Last December, Cyril, the son to our youngest sister came to live with us. He is roughly my daughter’s age mate. His parent’s marriage was on the rocks and when my baby sister could not take the abuse anymore, she upped and left.
We had always been in constant communication, but she did not let the cat out of the bag.
One midnight last December, she called my younger brother, who also lives in Nairobi, and told him that she and her son were on the bus on their way to the capital city.
“We’re in Nakuru,” she said, “I’m bringing my son so you can live with him as I’ve found work in Riruta Estate.”
She sprung this surprise on my brother because she knew that if she told me, I’d be vehemently opposed to the idea. Early that Sunday morning, as I prepared to go to church, my brother sent me a text message. He confessed that he was in no financial position to take in an extra mouth. Which meant that, as the eldest sibling in Nairobi, the responsibility fell squarely on my shoulders.
I did not just take on the responsibility. I called our last born sister and I let her have it. I’m all about children living with their parents. I’m about parents not shirking responsibility. But for the sake of the child, I decided that I’d take on the responsibility.
Cyril has been passed around different hands and homes. He has lived with my elder sister, big brother and small brother.
When my mama was alive, Cyril spent some time with her. His mum would drop him, and up and leave. Then she would come for him ... then drop him. And so it went.
Grief can make folks do and say strange things. One strange moment during mama’s burial, our youngest sister wept: “Now that mama is gone, where will I be running for help?”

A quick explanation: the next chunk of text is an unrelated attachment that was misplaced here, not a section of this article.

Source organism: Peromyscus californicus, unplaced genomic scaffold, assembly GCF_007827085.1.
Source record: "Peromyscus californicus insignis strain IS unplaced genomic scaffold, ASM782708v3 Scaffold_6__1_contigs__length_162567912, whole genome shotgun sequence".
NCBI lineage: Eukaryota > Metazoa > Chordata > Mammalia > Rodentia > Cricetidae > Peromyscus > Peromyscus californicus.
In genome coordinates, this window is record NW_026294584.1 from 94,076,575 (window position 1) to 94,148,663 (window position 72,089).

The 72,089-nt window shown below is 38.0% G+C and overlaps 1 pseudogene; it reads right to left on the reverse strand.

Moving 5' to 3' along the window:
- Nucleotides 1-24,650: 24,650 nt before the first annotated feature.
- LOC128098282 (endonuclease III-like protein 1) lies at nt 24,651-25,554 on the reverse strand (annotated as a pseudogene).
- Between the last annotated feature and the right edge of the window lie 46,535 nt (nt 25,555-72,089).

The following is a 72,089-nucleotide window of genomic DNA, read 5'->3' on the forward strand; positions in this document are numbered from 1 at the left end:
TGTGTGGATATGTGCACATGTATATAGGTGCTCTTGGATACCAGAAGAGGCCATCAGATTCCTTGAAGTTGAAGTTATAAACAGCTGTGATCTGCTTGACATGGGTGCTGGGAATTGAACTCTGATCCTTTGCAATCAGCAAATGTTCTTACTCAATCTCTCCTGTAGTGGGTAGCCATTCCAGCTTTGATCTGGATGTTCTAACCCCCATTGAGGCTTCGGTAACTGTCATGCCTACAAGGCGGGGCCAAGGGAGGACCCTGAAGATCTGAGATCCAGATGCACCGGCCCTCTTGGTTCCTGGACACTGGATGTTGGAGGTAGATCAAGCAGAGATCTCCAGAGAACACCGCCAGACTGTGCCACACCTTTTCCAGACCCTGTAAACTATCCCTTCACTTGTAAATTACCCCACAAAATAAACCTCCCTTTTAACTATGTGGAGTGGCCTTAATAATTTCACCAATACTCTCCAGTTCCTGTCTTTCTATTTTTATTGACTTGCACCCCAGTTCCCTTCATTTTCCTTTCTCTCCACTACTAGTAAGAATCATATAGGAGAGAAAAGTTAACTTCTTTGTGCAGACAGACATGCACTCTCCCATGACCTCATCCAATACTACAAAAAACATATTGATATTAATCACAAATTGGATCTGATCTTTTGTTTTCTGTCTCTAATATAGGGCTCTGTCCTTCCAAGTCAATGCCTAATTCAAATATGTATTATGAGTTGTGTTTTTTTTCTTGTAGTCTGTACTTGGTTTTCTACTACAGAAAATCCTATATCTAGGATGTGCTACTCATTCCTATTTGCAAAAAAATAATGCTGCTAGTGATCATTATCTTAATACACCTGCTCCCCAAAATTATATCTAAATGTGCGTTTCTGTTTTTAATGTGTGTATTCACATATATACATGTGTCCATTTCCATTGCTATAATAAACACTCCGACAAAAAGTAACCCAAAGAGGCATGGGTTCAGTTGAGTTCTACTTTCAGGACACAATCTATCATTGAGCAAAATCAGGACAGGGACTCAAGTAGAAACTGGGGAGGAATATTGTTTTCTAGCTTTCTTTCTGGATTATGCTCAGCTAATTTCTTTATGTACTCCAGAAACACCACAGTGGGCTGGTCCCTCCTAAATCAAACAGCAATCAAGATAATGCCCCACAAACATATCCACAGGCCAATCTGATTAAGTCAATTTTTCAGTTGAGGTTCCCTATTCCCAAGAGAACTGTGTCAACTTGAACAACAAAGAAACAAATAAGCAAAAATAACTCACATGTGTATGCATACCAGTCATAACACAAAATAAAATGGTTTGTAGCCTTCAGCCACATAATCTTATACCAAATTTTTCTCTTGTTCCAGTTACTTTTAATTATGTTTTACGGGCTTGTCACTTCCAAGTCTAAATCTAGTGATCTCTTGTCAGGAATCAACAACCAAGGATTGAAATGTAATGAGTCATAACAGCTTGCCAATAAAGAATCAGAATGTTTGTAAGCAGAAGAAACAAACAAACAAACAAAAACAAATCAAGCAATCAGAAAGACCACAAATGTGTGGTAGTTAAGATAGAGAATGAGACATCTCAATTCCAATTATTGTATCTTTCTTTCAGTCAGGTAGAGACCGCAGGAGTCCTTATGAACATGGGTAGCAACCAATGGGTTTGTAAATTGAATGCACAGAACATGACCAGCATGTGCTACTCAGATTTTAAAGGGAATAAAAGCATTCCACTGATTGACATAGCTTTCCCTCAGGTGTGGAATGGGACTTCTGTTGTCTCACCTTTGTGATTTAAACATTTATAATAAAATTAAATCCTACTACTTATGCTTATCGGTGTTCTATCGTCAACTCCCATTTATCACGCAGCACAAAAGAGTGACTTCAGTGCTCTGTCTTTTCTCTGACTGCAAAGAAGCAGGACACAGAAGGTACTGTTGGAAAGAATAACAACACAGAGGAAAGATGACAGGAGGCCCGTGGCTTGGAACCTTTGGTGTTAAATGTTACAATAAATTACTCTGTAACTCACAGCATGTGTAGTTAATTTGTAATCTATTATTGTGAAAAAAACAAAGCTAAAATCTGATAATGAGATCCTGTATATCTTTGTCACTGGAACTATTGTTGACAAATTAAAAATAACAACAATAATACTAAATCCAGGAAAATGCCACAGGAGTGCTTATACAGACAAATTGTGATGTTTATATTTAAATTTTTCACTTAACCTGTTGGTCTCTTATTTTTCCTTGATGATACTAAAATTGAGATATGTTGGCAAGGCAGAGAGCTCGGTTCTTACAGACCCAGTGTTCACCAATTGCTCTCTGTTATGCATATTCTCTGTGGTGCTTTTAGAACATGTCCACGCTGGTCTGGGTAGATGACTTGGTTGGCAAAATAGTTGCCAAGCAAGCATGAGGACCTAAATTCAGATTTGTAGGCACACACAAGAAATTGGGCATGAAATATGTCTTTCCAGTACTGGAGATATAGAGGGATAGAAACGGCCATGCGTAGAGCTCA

When said in Dholuo, it gave the connotation that she was using mama as a crutch. She was using mama as her fallback plan. Mama was her refuge and nursery. And now that this crucial player was rested, her game was up.
As a lastborn - “chogo” in Dholuo - she was used to being handled with kid’s gloves. She was named after our paternal grandma; who was affectionately known as, Nya’Bondo. Which means, “daughter of Bondo”. That’s the name my pops still lovingly calls her.
Pops looks at this child, not only as a daughter, but also as her mother. And, in many sons’ eyes, mums can do no wrong.
When I informed dad that I was now living with Cyril, he told me what took me by surprise: “Make sure you look after Nya’Bondo.” Which I decoded to, “don’t drop the ball, boy, that’s my mama we are talking about”.
Man, such is the love of many parents for their last born kids.
Face of the boy child
In January, I enrolled Cyril in a private primary school in our neighbourhood. I made his parents promise that they will not interrupt his education, until he does his Kenya Certificate of Primary Education (KCPE) exams in 2020.
Cyril was living and schooling upcountry. From the look of things, his parents did not give much weight to education. I have forced him to change his attitude. He’s getting used to the fact that, under my roof, there are tough rules.
Cyril is the face of many a Kenyan boy child. He was merely going through the motions of life. He was devoid of a solid fatherly and spiritual direction. He had witnessed verbal and physical abuse, which had taken a mental toll.
I hope that I’m a father figure. I hope he learns from me that fathers can love, serve their families and be good role models and mentors for their offspring.